Stepping Stones is the book of a practitioner. It documents the work of a laboratory-based practice that investigated the principles of collective improvisation as a performance practice. Though the dynamics and mechanisms of collective work and improvisation have been amply researched in training and composition contexts, not so can be said in the context of performance. Ingemar Lindh’s research, which announces a resistance to choreography, fixed scores, and directorial montage, has significant implications for the practice and theory of performance in a post-dramatic age. Stepping Stones is, to quote Lindh himself, ‘a book not written but spoken’ in the sense that it is a collection of transcripts and writings by and about Lindh. The first two chapters are based on a transcript of a workshop held in Porsgrunn (Norway) in 1981. In these chapters Lindh’s unique work on performer process (including the adaptation of isometric training for actors) is expounded in the context of his views on theatre. Chapter 3 is made up of two letters to a friend, the first detailing Lindh’s artistic biography and the second commenting on the knowledge acquired in the process. Chapter 4 is an interview with Lindh by Paolo Martini with a focus on the ethics of his aesthetics. Chapter 5 is a chronology by Magdalena Pietruska of the Institute för Scenkonst’s twenty-five years of operation under the direction of Lindh.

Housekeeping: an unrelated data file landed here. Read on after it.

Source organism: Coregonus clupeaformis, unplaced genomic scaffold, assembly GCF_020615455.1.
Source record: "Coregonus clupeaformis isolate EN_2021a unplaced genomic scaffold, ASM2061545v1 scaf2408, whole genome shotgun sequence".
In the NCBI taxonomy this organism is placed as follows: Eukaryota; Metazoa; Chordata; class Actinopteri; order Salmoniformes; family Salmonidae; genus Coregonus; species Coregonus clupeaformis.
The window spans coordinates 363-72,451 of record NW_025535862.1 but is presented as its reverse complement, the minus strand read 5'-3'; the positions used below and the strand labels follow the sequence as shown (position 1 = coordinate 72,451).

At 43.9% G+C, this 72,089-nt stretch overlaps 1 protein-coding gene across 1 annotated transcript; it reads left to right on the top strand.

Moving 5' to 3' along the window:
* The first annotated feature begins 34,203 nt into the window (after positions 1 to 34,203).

Photographs by Maurizio Buscarino and Stefano Lanzardo provide visual documentation of the history and research of Lindh’s Institutet för Scenkonst. The book also contains an introductory chapter by Frank Camilleri which places Lindh’s work within a historical context as well as features a glossary of terms, names, and performances. Stepping Stones was first published in Italy in 1998. A Swedish edition appeared in 2003.
Ingemar Lindh (1945-97) studied with the founder of Corporeal Mime Étienne Decroux in Paris (1966-68). Together with Yves Lebreton and other former students of Decroux, he founded the mime troupe Studio 2 in 1969 based at Odin Teatret in Holstebro. In 1971 Lindh founded his own theatre laboratory in Sweden, the Institutet för Scenkonst (Institute for Scenic Art) which researched the principles of collective improvisation conceived as performance. In 1984 the Institutet moved to Pontremoli (Italy) where they operated until 1996. Lindh died suddenly in Malta in June 1997 during a break in a work session.